Friday, July 24, 2015

A Day in the Life of an Indian Wedding Planner - Interview with Seattle Mandap and Events

Seattle Indian Wedding Planning

Hello everyone! Today, we’re thrilled to bring you an interview with one of Seattle’s décor vendors, Seattle Mandap and Events. Ever wonder what goes in to the planning of an Indian wedding? We spoke with our friend Shefali, Indian wedding coordinator and decorator extraordinaire, who shares all her insider secrets to wedding planning and décor coordination that has helped her design some truly fantastic local events.

First off, please tell us about the history of Seattle Mandap and Events, and what services you provide. 

My past professional experience, combined with my sincere love for planning weddings and events, gave rise to Seattle Mandap in 2005. When I first moved to Seattle there were not that many Indians in the area to help guide us regarding where to buy Indian groceries or in fact provide any Indian related services. So I feel I am solving the problem many people in a similar situation may have of not knowing where to go when you need help to plan events like this.

Seattle Mandap and Events provide exclusive Indian wedding mandaps and decoration accessories in the greater Seattle, Washington area. Whether you're having your Hindu ceremony at a temple, convention center or an outdoor gazebo, we will design and create a beautiful mandap especially for you! We also provide decorations for poojas, and other Indian ceremonies, as well as providing catering for all kinds of events.

Seattle Indian Wedding Planning mandap

Why did you decide to become a wedding planner? What do you love about it? What are some challenges you experience?

I started my business at a time when the concept was still pretty much non-existent in Seattle, and today I am glad to say that I am a pioneer in the field. It all began with a couple who came to dine at our restaurant Chutneys Queen Anne. They were planning their daughter’s wedding and, being new to the area, they started asking me about good venues, local henna artists, where to rent a white horse, etc. I started helping them just because I had the resources. They told me "Shefali, you are so passionate and so good at planning, why don't you expand your services?” Soon after that, I thought that organizing weddings was a fun idea and it should do well in Seattle since we are a community obsessed with weddings.

Most of all, I love the wedding day, of course! I like to think I am on the same adrenaline rush as my couples, come wedding day.  All the hard work of planning and taking them on the journey from inception to completion comes down to that day. When I see that my couple and their guests are completely at ease and in the moment, it is the most rewarding feeling. To hear “this was the most amazing day of our lives” and “this is the best wedding I have ever attended” makes me honored that I was allowed to play a small part in their life journey.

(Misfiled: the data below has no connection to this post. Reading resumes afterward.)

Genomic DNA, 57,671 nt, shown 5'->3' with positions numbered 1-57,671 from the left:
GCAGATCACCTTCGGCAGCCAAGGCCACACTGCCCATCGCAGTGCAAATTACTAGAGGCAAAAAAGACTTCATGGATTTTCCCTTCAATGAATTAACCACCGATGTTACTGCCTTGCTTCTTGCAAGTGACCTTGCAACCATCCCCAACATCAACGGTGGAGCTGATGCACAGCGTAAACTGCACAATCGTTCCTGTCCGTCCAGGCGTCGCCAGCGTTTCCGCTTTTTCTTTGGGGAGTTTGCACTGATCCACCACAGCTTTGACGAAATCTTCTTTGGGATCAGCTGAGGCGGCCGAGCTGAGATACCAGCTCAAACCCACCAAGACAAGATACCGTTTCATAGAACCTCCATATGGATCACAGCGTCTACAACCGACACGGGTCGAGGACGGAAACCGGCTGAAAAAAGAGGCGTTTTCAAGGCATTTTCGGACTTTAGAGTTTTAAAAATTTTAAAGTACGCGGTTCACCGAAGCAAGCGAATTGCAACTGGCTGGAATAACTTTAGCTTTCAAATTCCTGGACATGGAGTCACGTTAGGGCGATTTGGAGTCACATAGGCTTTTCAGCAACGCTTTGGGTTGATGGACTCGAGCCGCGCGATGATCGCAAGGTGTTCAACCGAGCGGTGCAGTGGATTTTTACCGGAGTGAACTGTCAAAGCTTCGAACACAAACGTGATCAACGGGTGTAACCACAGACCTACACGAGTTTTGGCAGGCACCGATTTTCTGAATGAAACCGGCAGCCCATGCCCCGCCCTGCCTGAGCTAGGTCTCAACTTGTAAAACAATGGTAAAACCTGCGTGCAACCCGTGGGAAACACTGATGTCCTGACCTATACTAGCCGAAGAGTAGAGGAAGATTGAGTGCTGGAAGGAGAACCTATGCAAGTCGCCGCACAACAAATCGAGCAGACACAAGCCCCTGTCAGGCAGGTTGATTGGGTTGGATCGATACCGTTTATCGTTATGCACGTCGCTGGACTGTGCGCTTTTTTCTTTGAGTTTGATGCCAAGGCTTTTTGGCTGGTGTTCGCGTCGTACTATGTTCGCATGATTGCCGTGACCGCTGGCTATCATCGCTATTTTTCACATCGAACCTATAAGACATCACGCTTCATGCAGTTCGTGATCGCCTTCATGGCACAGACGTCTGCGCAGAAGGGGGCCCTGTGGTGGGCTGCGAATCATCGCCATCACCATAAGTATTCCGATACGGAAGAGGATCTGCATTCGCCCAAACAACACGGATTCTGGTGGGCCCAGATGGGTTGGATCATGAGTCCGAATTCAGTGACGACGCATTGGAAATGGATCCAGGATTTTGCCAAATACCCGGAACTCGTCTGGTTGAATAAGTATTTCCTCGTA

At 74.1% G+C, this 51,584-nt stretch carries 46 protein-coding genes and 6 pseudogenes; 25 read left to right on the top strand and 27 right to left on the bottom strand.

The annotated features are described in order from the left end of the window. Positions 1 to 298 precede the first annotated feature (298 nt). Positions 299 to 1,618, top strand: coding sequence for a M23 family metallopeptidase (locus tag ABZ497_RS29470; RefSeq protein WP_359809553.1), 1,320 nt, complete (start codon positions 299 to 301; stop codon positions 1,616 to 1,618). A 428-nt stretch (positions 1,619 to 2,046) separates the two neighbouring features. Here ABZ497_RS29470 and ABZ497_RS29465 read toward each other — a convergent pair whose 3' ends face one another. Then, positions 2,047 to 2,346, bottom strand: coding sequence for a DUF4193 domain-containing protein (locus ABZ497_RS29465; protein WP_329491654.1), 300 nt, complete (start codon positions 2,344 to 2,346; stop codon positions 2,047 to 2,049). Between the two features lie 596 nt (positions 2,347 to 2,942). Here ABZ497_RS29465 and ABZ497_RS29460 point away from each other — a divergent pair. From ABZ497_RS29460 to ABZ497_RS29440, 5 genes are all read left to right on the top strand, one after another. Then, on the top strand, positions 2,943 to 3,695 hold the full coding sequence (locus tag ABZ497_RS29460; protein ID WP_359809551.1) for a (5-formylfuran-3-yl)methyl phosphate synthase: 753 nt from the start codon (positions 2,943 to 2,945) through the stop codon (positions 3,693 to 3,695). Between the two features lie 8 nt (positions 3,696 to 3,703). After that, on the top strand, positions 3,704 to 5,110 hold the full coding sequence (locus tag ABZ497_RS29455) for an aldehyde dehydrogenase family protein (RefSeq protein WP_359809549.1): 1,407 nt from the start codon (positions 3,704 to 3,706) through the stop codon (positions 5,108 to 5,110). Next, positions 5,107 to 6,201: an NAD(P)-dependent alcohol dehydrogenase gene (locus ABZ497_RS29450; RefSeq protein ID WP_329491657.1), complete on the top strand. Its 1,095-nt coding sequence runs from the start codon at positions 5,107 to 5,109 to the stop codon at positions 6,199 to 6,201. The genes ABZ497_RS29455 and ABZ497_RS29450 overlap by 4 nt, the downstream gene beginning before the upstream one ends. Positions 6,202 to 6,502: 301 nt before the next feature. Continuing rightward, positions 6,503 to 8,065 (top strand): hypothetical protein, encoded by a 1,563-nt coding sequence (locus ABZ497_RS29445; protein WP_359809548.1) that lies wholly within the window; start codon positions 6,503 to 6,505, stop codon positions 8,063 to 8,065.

There is no doubt that being a wedding planner can be fun and incredibly rewarding. To be successful and thrive, you have to LOVE what you do. Being a wedding planner, you make incredible sacrifices to be successful. This just doesn’t happen without BIG passion. Along with passion, integrity is just as important. 
When I started last year, wedding planning was totally unheard of, as it is mostly done by the family itself. Being a wedding planner takes multi-tasking and organization to a whole new level. Not only do you have to multi-task and remember the million things on your mind, you have to think and act quickly. During the planning process, you could be working with 5-10 different couples at a time. If you aren’t extremely organized, it will show in your work and in your reputation. If you are working with 10 couples to plan their wedding and each couple has at least 10 wedding vendors, you may be communicating with up to 100 people in a week!

It gets very challenging to communicate with all the family members and friends of the bride and groom, because the couple can have a different vision of the big day from their families. It especially gets tricky on the day of the event when there are 10 family members giving you instructions on where and how things go or they expect you to communicate with everyone!

Seattle Indian Wedding Planning

How is the wedding industry in Seattle different (for better or for worse) from other cities, in the US and around the world? 

The wedding industry here in Seattle is pretty stellar. The second generation Indians have now reached the marriageable age and there's a large number of young Indians who are in 20s and early 30s. But I also feel that many people equate Seattle with East Coast states like New York in terms of Indian food, wedding planning services and fees associated with the planning process. I usually try to explain to my clients that Seattle is still a developing city when it comes to such services. But with young and second generation Indians moving to Seattle, there is a lot of potential for the Seattle Indian market to grow. It's simply a matter of a few more years.